When you are wielding a melee weapon in one hand and no other Weapons, you gain a +2 bonus to Damage Rolls with that weapon.

I don't see any requirement to have taken the attack action here, just, I attacked with one weapon currently equipped.
 


If someone is that invested for a minor benefit in unfavourable conditions. Why not allow it.
At best it is +5 damage once per eencounter...

Edit: Although you can argue about the timing of those actions. But then again, it is a very minor benefit for a heavy investment.
 



Plaguescarred

D&D Playtester for WoTC since 2012
As written it works but if you have access to both combat techniques, TWF will be a better technique as it will add your modifier damage to the damage, which is likely to be more than +2. But if you can take both, technically, Dueling would work on the second attack.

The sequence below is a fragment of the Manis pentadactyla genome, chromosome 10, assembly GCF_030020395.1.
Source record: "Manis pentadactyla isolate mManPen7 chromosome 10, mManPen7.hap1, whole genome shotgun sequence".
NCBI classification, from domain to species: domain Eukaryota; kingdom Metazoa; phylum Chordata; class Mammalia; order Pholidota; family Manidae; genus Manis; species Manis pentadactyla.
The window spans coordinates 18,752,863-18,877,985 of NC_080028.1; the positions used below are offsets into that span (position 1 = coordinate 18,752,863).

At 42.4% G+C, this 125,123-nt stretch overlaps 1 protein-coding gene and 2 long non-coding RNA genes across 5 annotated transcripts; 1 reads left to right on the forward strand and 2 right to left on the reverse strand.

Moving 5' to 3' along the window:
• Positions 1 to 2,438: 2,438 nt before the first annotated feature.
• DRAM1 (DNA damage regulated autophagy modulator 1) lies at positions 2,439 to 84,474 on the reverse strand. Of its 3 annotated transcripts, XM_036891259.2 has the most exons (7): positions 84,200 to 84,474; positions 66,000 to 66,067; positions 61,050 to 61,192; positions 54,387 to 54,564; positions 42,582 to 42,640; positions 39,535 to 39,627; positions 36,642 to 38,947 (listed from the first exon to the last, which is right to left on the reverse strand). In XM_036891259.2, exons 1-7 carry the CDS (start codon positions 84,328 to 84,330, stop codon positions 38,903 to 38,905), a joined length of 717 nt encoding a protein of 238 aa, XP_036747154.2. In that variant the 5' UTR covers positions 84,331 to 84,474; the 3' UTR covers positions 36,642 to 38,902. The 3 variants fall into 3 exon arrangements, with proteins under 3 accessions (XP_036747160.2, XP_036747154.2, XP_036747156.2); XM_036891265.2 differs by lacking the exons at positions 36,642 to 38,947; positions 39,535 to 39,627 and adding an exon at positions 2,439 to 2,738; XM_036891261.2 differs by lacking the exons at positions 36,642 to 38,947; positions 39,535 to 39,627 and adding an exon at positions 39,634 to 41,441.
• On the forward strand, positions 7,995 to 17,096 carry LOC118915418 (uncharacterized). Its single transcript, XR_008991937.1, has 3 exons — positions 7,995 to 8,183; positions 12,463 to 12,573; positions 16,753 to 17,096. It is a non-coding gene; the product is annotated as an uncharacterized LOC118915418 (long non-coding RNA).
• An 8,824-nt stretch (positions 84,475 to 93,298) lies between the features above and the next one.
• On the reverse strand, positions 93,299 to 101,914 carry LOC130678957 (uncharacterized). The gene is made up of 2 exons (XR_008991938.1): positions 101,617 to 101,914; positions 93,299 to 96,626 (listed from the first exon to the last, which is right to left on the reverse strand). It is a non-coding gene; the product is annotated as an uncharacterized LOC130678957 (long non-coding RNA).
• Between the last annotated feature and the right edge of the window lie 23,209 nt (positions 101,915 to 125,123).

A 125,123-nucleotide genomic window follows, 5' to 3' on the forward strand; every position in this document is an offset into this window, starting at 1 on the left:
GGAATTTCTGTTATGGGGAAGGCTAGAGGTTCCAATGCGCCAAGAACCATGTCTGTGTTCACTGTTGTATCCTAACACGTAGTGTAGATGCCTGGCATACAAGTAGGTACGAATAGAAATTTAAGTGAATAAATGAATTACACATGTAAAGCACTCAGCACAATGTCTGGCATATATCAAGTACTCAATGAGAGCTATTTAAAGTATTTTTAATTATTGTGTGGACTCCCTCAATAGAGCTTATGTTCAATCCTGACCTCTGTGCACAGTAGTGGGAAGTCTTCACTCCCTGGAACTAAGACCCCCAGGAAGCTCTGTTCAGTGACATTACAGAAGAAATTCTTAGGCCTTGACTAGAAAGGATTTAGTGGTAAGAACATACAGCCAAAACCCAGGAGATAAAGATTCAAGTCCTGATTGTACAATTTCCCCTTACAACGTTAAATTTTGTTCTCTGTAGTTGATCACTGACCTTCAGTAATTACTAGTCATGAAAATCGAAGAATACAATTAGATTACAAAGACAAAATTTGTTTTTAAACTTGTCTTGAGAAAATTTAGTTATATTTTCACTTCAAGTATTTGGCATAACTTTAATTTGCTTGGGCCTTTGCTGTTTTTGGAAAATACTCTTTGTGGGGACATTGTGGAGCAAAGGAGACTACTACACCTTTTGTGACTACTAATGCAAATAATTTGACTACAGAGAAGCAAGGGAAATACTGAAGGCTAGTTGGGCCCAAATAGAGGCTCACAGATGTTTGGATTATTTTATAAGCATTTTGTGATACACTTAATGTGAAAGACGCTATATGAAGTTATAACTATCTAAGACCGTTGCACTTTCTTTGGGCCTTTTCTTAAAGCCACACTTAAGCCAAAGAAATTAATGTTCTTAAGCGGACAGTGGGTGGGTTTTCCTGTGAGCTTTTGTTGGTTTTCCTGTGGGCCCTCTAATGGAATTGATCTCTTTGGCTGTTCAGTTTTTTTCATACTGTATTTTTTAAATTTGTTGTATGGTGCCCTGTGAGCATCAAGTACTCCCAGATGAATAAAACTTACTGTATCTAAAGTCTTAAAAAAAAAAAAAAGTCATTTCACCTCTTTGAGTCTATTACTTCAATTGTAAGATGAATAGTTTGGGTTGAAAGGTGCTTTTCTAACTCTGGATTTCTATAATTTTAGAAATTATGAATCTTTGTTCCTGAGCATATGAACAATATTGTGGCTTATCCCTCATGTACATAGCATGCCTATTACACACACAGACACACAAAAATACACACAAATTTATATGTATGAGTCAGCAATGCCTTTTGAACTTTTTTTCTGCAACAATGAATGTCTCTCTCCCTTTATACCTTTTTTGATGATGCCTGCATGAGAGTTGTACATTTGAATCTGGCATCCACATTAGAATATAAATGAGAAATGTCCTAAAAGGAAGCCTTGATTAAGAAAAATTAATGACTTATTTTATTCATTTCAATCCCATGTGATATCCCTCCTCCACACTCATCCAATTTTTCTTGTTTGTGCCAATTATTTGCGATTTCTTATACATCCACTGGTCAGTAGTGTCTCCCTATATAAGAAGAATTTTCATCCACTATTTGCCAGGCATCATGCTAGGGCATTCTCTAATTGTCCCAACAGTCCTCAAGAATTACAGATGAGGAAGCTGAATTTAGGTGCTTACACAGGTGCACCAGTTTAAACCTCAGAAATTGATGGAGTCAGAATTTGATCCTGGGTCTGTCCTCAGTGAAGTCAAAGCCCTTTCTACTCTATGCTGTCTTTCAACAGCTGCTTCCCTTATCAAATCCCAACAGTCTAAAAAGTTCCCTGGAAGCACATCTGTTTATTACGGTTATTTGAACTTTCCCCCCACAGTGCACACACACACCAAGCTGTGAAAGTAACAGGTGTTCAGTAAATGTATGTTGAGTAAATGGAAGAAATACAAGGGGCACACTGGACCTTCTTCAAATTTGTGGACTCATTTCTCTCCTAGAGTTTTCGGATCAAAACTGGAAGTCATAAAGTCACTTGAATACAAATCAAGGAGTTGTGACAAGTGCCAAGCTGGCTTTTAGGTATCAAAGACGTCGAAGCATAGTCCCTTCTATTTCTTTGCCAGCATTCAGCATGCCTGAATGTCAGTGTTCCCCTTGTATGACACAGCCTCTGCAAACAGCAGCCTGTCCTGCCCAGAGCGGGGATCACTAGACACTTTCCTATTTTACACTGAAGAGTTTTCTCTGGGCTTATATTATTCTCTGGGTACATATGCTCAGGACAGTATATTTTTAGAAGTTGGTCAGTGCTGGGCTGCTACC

But i think they intent is that to gain the +2 damage, you must not have wielded another weapon in your other hand at any point during the attack sequence.
 


Dausuul

Legend
As written it works but if you have access to both combat techniques, TWF will be a better technique as it will add your modifier damage to the damage, which is likely to be more than +2. But if you can take both, technically, Dueling would work on the second attack.
That was my initial thought, but OP clarified it's for a very specific scenario. The character has Dueling and will normally attack with just the one weapon (they have a lot of bonus action abilities). However, the character also has a racial ability which grants a big damage bonus to each attack at the start of combat, so they want to make as many attacks as possible on the first round.